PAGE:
V. K. Krishna Menon

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Kozhikode, Kerala
Birth Sign
Kozhikode, Kerala

V.K. Krishna Menon was one of India’s most successful and aggressive diplomats and politicians. He was smart, direct, and very bright. He held several top jobs and was a close political friend of the Prime Minister at the time, Jawaharlal Nehru. He had so much power that it is not surprising that the magazine “Time” named him the second most powerful person in India, after the Prime Minister at the time, Nehru. That was how much power he had. He was very outspoken, and if he thought he was right, he would say things that were not politically correct. He was often seen as a brave defender of India in the West, where he never missed a chance to speak out and defend his home country. He had been India’s High Commissioner to the United Kingdom and the country’s Defense Minister. He was very smart and worked hard. As a young man, he took part in India’s movement for independence and started the India League in London to get people to support the cause. He was a strong-willed man who loved his country very much. He spent his whole life serving his country.

Early years and childhood

He was born in Kerala to a family of money and power. His father, Komath Krishna Kurup, was a well-known and wealthy lawyer, and his mother came from a well-known and wealthy family as well.

His early education was done at Zamorin’s College in Kozhikode. After that, he went to Presidency College in Chennai, where he got a B.A. in History and Economics in 1918.

He then went to Madras Law College, where he became interested in theosophy. Annie Besant put together a group called “Brothers of Service,” which he joined because he knew Annie Besant.

Annie Besant helped him move to London in 1924 so he could go to University College London and then the London School of Economics to get a better education.
In 1930, he got an M.A. with First Class Honors in psychology. In 1934, he got an M.Sc. in political science.

Krishna Menon’s Career

In the 1930s, he worked for “Bodley Head” and “Twentieth Century Library” as an editor. In 1935, he added work with Penguin and Pelican Books to his list of publishing jobs.

He believed in socialism and joined the Labour Party in England. From 1934 to 1939, he was a Labour councilor for the Borough of St. Pancras. In 1939, he was getting ready to run for office from the Dundee Parliamentary constituency, but the plan fell through.

From 1944 to 1947, he was again a Labour councilor. In 1944, he started the St. Pancras Arts and Civil Council. The next year, he was put in charge of the Education and Public Library Committee.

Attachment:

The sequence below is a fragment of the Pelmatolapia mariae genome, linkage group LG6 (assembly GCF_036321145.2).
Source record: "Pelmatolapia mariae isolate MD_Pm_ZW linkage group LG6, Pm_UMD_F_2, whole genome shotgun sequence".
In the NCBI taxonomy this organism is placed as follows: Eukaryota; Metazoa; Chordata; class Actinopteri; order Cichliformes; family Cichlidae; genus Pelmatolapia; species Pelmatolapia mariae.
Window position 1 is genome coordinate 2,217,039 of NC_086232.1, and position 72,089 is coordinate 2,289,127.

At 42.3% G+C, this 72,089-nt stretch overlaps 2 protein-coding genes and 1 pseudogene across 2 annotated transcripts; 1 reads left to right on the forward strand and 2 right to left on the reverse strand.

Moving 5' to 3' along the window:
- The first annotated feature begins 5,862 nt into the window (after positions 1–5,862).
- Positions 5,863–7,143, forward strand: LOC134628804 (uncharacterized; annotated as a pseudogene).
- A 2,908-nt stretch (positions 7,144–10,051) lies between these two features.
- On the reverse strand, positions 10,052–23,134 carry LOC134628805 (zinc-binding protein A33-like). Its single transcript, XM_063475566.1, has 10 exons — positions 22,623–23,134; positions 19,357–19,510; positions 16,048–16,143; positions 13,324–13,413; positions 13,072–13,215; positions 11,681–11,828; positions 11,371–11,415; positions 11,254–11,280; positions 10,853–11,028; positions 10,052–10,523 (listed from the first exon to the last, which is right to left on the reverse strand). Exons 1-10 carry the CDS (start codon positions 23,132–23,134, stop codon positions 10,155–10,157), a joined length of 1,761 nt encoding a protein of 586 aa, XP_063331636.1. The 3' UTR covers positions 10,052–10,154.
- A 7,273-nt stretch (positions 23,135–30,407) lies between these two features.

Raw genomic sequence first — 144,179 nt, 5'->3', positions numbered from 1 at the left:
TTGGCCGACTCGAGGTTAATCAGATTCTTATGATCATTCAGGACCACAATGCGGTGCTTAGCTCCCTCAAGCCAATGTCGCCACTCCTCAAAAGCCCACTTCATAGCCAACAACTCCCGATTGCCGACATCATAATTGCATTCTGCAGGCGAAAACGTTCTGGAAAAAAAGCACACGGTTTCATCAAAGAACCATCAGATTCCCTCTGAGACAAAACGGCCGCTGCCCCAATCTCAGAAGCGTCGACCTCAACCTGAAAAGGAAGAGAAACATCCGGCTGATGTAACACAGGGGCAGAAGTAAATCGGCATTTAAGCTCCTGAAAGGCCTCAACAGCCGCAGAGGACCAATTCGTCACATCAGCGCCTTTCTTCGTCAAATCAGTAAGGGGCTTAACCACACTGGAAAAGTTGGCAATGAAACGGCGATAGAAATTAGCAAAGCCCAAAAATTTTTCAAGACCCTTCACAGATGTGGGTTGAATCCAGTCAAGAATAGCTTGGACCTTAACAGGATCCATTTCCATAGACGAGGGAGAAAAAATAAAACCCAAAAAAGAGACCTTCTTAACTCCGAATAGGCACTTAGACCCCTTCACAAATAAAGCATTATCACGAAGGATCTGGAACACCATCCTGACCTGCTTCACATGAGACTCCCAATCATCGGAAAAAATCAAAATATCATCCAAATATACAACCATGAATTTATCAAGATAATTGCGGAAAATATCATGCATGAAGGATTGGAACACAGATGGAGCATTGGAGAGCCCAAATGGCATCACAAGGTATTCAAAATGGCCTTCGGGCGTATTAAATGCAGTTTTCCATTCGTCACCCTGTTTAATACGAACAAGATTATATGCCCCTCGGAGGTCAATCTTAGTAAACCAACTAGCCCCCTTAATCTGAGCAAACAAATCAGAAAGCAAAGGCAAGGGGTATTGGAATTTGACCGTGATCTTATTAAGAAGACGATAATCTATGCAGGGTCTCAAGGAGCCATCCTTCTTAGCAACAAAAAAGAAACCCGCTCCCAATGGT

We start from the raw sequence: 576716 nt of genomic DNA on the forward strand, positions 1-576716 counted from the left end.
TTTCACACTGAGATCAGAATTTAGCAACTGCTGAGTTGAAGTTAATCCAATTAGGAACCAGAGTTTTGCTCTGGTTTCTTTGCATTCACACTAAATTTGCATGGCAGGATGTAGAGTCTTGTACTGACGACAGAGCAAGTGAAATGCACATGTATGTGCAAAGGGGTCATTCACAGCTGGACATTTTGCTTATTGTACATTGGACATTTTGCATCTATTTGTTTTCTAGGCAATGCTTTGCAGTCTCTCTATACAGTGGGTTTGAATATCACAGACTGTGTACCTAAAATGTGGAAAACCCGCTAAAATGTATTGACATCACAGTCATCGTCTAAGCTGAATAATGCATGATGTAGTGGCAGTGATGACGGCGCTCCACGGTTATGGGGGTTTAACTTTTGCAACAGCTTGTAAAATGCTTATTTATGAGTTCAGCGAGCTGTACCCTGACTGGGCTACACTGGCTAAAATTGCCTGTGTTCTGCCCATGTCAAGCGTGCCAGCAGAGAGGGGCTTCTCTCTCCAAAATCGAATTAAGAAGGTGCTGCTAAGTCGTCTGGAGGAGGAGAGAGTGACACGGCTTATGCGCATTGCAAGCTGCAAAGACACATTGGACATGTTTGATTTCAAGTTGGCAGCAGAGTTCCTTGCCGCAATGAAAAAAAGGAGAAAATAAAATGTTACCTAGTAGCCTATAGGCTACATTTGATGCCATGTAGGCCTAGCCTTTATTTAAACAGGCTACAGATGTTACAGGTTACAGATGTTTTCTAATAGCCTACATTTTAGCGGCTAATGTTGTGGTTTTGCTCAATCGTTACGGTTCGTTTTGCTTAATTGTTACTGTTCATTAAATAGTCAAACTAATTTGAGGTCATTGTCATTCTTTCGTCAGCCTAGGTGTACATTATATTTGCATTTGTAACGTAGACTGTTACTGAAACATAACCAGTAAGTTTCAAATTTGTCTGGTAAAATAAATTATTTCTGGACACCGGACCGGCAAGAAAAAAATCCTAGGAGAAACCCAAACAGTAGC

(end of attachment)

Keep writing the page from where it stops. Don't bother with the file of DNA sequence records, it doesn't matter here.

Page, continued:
During this time, he became friends with Jawaharlal Nehru, who was also a nationalist. This friendship would last for a long time, only ending when Nehru died.

Menon worked hard to make sure that Nehru would become a leader of the Indian independence movement and be chosen as India’s first Prime Minister after it won its independence.

After India got its independence in 1947, Menon became the high commissioner to the United Kingdom. He was in this job until 1952. He had always had a lot of mistrust for the United Kingdom, and British politicians also saw him as a threat.

In 1952, he was put in charge of the Indian group at the United Nations. He became very well-known for how smartly he solved difficult political problems. He worked in this job until 1962. During that time, he worked out a plan for peace in Korea and a truce in Indo-China.

Throughout the 1950s, he worked with Bertrand Russell to stop the spread of nuclear weapons, which he was strongly against.

He joined the Rajya Sabha in 1953 and became a Minister without Portfolio in the Union Cabinet in 1956. In 1957, he was made Minister of Defence, and even though there was a lot of opposition, he started to build a military-industrial complex at home.

On January 23, 1957, he spoke for eight hours at the UN Security Council to defend India’s position on Kashmir. The speech is still the longest one that has ever been given at the UN. Only when Menon passed out from exhaustion did the speech end.

After India lost the Indo-China War in 1962 to China, Menon’s role was heavily criticized, and he had to resign.
In 1967, he quit the Congress and ran for parliament as an independent. This was because the party wouldn’t give him a ticket from the North East Bombay constituency because he wasn’t from Maharashtra. But he didn’t get the job.

Menon ran for a seat in Parliament as an independent from the Midnapore constituency in West Bengal in 1969 and won.
In the 1971 parliamentary election, Menon ran for office in Trivandrum, which is in his home state of Kerala. He won.

Personal History and Legacies

Menon lived a very simple life, and he refused to get paid even when he was the high commissioner. He lived in a house with only one room, and he liked to take public transportation whenever he could. But when he went to social events, he was dressed to the nines. He didn’t drink or eat meat and never got married.

In 1974, when he was 78 years old, he died.
The V. K. Krishna Menon Institute was set up in 2006 to honor Menon’s life and accomplishments.

Estimated Net worth

In this section, we also talk about the disagreements. Krishna Kumar Menon is worth between $3 million dollars.


A lot of people called this Indian diplomat “India’s Rasputin” or “Nehru’s Evil Genius.”

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